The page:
Sahba Husain’s blazingly honest and moving book renders a nuanced picture of a society rent by the unquiet horror of an ongoing war. The writing is deeply empathetic, joining the collective political sphere with intimate, domestic spaces in describing the impact of militarisation and impunity on everyday life in Kashmir. The author details how her own political certainties, as a politicised, feminist Indian-Muslim woman, are challenged and transformed by the intense violence and resistance that she faces. Training focus on stories submerged by the political mainstream in India—Kashmiri Pandits who chose not to leave the Valley, health workers ministering patients amid curfew, women activists of the resistance movement—Husain’s attentiveness to the voices of her interlocutors ensure that they do not appear merely as suffering victims but as politically perceptive actors and survivors.
The book builds on research, fieldwork and friendships forged in Kashmir over two decades. Through its chapters, we encounter the divergent experience of Kashmiri Pandits who stayed back and those who migrated, the quest for truth and accountability in the human rights movement around enforced disappearances, women participants in the armed movement, and the depredations of mental health and sexual impunity in an enduring war. The first chapter compellingly traces both the anger and misery of Kashmiri Pandits who faced a traumatic displacement, as well as thick relations with Kashmiri Muslim neighbours that enabled Pandit families to remain. Rather than a present a unified narrative, Husain’s Pandit interlocutors express complex, contradictory and ambivalent views on migration, militancy, the azaadi movement and the Indian state.
Husain leans mainly on the voices of women in portraying the consequences of a devastating war across its varying intensities. She shows how state violence infuses daily life across generations, transforming bodies and subjectivities through the abiding confrontation with brutalisation and relentless struggles for justice. Women fighting unlawful enforced disappearances mobilise memory as a tool for resistance: since the denial of abductions render victims ‘faceless’, their families strive to ‘remember those who should never be forgotten’. This is materialised in newspaper clippings and faded photographs carried to monthly protests, and contrasts poignantly with the refusal of Pandit women residing in squalid camps to display photographs of their deceased spouses so as to avoid upsetting their children. Through such well-chosen details, Husain gives flesh and form to lives behind statistics that flash through the narrative—80,000 dead, 8000 disappeared, 30,000-40,0000 orphans.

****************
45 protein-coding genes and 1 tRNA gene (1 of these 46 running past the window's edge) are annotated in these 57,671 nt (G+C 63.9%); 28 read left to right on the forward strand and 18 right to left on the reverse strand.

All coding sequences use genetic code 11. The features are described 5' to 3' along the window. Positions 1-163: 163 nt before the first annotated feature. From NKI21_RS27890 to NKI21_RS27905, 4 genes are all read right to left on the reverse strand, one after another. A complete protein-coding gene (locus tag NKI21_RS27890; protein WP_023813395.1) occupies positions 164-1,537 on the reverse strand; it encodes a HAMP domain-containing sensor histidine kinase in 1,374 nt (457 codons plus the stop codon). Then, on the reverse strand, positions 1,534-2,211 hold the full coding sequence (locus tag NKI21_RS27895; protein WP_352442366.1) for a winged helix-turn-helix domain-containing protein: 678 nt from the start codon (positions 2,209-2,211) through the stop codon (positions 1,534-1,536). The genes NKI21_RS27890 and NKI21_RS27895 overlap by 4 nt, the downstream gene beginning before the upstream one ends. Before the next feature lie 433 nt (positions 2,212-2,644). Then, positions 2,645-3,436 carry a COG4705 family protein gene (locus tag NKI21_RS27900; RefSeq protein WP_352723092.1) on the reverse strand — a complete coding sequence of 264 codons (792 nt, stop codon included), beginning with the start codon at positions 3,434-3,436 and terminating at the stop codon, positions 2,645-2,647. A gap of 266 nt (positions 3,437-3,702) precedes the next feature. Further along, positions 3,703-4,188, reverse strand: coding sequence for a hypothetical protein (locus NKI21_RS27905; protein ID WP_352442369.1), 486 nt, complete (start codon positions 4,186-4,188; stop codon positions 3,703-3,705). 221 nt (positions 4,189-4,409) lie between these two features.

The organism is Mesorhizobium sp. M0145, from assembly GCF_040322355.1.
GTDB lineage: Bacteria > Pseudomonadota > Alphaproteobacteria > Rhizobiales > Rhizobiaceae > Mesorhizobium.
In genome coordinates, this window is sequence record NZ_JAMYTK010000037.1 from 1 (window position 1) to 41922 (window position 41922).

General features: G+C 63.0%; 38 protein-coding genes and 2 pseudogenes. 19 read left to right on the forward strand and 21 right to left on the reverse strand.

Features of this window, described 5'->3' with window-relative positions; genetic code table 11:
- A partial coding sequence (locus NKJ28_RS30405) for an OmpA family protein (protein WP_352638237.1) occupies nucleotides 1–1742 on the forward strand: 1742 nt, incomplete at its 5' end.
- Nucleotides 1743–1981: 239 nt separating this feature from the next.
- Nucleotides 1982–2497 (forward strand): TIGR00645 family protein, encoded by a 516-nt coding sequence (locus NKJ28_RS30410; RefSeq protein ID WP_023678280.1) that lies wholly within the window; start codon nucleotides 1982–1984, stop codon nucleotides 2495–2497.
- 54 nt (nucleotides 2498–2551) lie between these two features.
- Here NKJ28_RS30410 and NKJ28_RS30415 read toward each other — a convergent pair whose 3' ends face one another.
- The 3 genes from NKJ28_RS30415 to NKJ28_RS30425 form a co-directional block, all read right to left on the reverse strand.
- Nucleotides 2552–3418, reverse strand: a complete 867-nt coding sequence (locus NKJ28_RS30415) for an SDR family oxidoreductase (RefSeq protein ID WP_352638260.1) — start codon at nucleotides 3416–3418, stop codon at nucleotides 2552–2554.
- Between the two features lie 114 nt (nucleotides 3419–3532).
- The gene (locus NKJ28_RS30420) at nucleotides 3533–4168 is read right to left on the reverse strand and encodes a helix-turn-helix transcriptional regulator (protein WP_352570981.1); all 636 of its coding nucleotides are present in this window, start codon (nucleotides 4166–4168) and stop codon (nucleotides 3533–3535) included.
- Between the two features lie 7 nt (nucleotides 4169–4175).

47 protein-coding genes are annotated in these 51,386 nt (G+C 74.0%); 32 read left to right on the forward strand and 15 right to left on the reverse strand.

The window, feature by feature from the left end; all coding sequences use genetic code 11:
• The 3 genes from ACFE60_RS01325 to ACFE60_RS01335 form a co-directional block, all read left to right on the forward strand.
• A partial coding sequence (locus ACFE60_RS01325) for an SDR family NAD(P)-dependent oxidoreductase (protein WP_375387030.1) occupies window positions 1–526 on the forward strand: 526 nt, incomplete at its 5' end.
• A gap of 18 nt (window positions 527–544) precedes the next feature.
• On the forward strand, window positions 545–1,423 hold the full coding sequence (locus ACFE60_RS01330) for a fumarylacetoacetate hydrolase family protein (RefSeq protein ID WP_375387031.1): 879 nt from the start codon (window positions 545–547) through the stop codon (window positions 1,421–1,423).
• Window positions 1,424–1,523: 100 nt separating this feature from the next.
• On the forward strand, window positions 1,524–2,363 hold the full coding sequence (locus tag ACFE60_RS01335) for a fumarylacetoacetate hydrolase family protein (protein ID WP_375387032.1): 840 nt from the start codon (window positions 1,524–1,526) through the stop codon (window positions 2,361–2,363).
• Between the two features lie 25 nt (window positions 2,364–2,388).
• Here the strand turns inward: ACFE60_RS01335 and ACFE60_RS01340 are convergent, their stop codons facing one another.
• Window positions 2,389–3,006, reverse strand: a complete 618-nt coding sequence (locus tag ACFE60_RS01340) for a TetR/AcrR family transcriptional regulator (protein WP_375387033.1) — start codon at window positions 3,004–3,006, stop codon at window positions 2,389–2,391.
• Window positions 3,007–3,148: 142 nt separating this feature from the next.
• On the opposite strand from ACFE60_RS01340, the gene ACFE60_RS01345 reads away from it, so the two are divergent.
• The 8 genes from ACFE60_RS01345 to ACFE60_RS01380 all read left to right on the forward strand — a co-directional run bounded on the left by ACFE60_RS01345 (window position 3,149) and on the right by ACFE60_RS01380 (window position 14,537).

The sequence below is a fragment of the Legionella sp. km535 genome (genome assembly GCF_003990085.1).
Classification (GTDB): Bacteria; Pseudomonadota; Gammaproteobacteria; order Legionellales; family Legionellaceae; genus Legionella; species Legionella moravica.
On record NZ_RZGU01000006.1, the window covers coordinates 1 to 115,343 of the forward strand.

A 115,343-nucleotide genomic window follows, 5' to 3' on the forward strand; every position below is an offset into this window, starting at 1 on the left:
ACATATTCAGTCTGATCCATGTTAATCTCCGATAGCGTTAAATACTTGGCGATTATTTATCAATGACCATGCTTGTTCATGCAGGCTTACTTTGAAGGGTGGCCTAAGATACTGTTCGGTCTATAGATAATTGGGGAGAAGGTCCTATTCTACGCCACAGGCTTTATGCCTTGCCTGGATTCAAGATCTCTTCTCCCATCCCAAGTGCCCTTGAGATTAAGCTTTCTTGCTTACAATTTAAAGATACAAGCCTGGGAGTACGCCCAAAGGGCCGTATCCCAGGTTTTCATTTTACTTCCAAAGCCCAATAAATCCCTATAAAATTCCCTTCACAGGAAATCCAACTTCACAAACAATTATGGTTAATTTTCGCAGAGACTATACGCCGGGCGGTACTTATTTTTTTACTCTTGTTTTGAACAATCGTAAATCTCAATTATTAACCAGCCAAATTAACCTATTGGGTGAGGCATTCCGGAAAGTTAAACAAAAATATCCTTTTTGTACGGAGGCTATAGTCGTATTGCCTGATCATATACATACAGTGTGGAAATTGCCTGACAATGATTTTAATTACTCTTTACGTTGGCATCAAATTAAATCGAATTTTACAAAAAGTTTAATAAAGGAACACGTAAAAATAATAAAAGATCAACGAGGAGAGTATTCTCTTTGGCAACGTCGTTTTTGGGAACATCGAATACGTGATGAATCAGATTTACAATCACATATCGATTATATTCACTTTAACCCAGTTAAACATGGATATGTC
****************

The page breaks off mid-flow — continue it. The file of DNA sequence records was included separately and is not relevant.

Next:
The remarkable chapter on the experience of women activists and political prisoners lets the voices of its subjects convey their own intricate negotiations of the pressures of patriarchy amplified by state violence. The chapter on sexual impunity touches on fraught questions of sexual violence within the family, but also demonstrates how gendered violence can comprise the security forces counterinsurgency arsenal, where harassment, rape and sexual abuse during torture appear as forms of collective punishment meted out to a dissident population. Descriptions of the public and mental health crisis through interviews with psychiatrists and healthcare providers connect with broader political economies of government neglect, apathy and the breakdown of services and infrastructure, suggesting yet another form of disabling but also resilience. In following political and intimate configurations of violence and resistance, Husain’s book is a reminder that the constitutional mutilation of Kashmir was not a rupture but a heightening of already-entrenched elements and afflictions of a three-decade long counterinsurgency war.
Throughout her writing, Husain signals the impossibility of remaining ‘apolitical’ or ‘objective’ in witnessing the effects of violence, and the role of the state, on the people of Kashmir. Her book impels the reader’s empathy, building on the imperative to listen to the voices that resound in its pages and engage the quest for self-determination on their own terms. As part of a growing corpus of writing on Kashmir which forefronts vantages from Kashmir, it deserves to be read widely.